the day we arrived in tirupati, we walked around the town and took some shots outside the sri govindarajaswami temple (sort of as a warm-up), noticing the numbers of men, women and children with tonsured heads; then we went down to the train station, to watch the pilgrims come and go, and to get more photos.

a store selling flower wreaths and other religious goods outside sri govindarajaswami temple; a woman selling human hair; and families of pilgrims who have donated their their hair (i didn’t ask how mom got out of shaving her head in the second group).
pilgrims coming and going.

next: they do it too.

getting home

an abandoned temple chariot (used for carrying statues of the gods) by the side of the road in pudukottai; detail. and no, i don’t know why this is sitting on the side of the road, but it obviously had been there for a while.

the final post of the jallikattu series: i started out on wednesday morning with the decision to take the state highways, rather than the national highway, back to chennai; taking these roads, i would see the smaller towns and villages of the region. the first stop was thirupattur, where i’d seen the m.g.r. posters the day before.  there was a restaurant in town that, according to my companions of the previous days, served the best roti and mutton (goat) stew in the area. when i lived albania, anytime i drove south with the mapo team, we would stop in lezhë to eat spinach pies (byrek) at a roadside stand where all the truckers ate, so i looked forward to having a similar gastronomical adventure in tamil nadu.

the food did not disappoint; even though the chunks of meat in my bowl were mostly kidney, the stew was rich and savory, and the roti were warm and flaky. i debated having a second bowl, but i wanted to get on the road, so i paid my bill and headed back to where i’d parked. as soon as i got to the car, however, i felt everything in my stomach and intestines take a two-inch shift south. after a second of panic, i coolly began calculating exactly how far i might be able to drive, and what kind of bush or ditch i would need to find when i finally had to pull over.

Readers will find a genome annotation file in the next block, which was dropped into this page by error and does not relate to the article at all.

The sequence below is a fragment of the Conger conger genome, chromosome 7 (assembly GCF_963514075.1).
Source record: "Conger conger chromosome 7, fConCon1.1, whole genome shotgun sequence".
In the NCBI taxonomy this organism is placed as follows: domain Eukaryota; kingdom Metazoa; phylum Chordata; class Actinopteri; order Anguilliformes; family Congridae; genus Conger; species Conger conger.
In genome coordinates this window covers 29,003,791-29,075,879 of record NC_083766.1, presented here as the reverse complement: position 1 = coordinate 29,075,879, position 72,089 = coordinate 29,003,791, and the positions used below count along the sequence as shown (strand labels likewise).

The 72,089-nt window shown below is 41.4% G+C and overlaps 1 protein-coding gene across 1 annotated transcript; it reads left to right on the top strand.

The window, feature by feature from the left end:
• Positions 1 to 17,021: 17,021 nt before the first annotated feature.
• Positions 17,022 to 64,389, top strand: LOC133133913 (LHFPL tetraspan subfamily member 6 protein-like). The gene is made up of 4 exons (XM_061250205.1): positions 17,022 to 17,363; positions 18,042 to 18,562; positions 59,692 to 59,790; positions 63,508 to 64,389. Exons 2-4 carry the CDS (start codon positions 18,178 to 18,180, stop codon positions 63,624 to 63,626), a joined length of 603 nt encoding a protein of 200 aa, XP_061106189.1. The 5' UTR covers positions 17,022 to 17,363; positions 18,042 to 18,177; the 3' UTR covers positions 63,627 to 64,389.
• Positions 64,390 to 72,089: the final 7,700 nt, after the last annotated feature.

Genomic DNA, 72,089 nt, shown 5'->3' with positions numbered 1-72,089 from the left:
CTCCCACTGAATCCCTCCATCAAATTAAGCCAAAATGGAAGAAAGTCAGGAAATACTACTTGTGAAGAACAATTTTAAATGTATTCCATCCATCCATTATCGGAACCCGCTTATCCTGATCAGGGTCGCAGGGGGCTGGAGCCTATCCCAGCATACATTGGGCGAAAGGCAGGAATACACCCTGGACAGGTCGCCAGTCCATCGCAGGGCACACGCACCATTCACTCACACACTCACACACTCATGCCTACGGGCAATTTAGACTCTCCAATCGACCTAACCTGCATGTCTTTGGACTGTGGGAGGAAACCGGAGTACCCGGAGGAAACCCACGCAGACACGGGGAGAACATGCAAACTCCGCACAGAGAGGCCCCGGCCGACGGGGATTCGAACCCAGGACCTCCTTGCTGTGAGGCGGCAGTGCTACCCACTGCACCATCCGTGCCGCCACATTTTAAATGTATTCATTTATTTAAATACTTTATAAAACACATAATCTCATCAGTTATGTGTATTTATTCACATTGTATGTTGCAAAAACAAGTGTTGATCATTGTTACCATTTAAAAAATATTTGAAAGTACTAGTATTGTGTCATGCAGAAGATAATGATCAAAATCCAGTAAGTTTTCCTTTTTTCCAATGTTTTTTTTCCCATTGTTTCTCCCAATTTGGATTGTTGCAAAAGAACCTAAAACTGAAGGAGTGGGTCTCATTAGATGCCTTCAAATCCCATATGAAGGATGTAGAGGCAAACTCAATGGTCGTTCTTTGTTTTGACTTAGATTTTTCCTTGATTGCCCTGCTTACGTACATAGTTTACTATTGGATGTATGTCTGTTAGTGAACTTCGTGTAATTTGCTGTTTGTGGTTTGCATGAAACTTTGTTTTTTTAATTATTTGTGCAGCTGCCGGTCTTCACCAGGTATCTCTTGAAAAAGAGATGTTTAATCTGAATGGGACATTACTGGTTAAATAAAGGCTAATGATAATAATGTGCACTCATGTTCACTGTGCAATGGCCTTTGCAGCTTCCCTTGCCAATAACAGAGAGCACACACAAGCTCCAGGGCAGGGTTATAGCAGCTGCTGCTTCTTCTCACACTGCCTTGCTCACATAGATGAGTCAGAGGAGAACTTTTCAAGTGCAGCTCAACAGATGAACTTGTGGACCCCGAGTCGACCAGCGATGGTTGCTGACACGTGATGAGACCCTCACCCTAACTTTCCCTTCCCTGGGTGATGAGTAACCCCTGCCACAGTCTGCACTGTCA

fortunately, everything found a new sense of equilibrium after a few minutes, so i was able to proceed confidently. the first significant town i found was pudukottai, which had been the capital of a princely state of the same name from the 1600’s until independence.  it was pretty sleepy when i drove through, and the temple was closed for lunch, so, after taking a few snaps of the town, i drove on. i considered stopping at thanjavur, which i’d visited once before (and i just now realize that i never posted any of those photos – those will come soon), but decided it would be better just to get onto the national highway, as i was getting tired. i headed in the direction shown on my smartphone’s gps and within half an hour was completely lost. this turned out to be a blessing in disguise, because i soon drove into thiruvaiyaru.

thiruvaiyaru is another quiet town, but – as i subsequently found out – it is nonetheless very important culturally. there is an ancient shiva temple there (which i didn’t know to look for) and, according to wikipedia, it’s as holy a city as varanasi, and pilgrims cleanse their sins by bathing in the river.  (there were no pilgrims in town when i was there, and all i saw by the river was people washing their clothes.) the city was also the home of thyagaraja, one of the three major composers of carnatic music, and there is a festival there every january.  i’ll have to go next year.

thiruvaiyaru appears to be a very quiet place.

unlike the larger cities i’d visited, very few people approached me or mugged for the camera. nonetheless, some local women kindly opened a small temple on a side street as i was passing by, so i could look inside, and i was very happy just to wander the few side streets and market adjacent to the river without keeping an eye on the time. finally, i noticed it was after 3.30 pm; i’d been on the road since 8.30 am and i knew i still had far to go, so i got back in the car. i checked the gps, and saw that by staying on the state highways and traveling at the recommended 60 kilometers per hour (40 mph), chennai was five hours away. the entry to the national highway was so far to the southeast that it made no sense to backtrack; it would be more sensible to stay on the local roads until i reached the outskirts of chennai. off i went.